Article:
Untethered radio channel sounders use stable frequency standards to synchronize physically separated transmitters and receivers, allowing for practical propagation measurements in complex environments such as cities, factories, and offices. In this paper, measurements of the timing-uncertainty of an untethered, correlation-based channel sounder are presented. Timing results are characterized using both deterministic predictions of timing-drift, as well as analysis of timing-noise using the modified Allan deviation. The 1-6 GHz, correlation-based channel sounder used in this experiment uses a pair of rubidium clocks to provide synchronization between the transmitter and receiver. Measurements of up to 7 days in length were made to determine the long-term behavior of the timing system. We show that the use of rubidium clocks, common to many channel sounders, introduces both deterministic drift as well as several forms of timing noise into channel sounding measurements. This work extends upon existing literature by providing measurements of both timing drift and timing noise, using multiple system configurations, over long test durations.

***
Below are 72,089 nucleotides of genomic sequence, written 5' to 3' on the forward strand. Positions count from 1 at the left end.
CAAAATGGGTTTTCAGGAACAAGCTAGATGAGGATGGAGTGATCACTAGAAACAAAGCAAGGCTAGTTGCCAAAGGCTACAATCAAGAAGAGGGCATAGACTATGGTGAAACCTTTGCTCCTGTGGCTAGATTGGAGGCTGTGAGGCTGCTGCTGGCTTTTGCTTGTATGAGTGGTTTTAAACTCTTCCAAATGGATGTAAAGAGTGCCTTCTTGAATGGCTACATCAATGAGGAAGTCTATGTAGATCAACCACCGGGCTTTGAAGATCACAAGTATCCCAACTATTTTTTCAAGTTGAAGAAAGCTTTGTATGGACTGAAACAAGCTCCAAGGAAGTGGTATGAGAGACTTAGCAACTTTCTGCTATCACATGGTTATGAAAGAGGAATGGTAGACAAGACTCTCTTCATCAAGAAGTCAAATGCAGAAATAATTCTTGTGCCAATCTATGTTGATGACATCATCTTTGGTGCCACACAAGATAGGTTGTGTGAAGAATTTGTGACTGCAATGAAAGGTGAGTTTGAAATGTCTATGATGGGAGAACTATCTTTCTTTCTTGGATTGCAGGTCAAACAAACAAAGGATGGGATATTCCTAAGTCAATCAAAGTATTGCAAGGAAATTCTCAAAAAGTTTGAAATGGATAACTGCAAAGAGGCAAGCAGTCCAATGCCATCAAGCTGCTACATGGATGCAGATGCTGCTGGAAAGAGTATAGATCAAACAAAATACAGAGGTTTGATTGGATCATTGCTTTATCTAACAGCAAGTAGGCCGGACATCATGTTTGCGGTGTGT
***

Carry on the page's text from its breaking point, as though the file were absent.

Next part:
Copyright of the original work is retained by the author.
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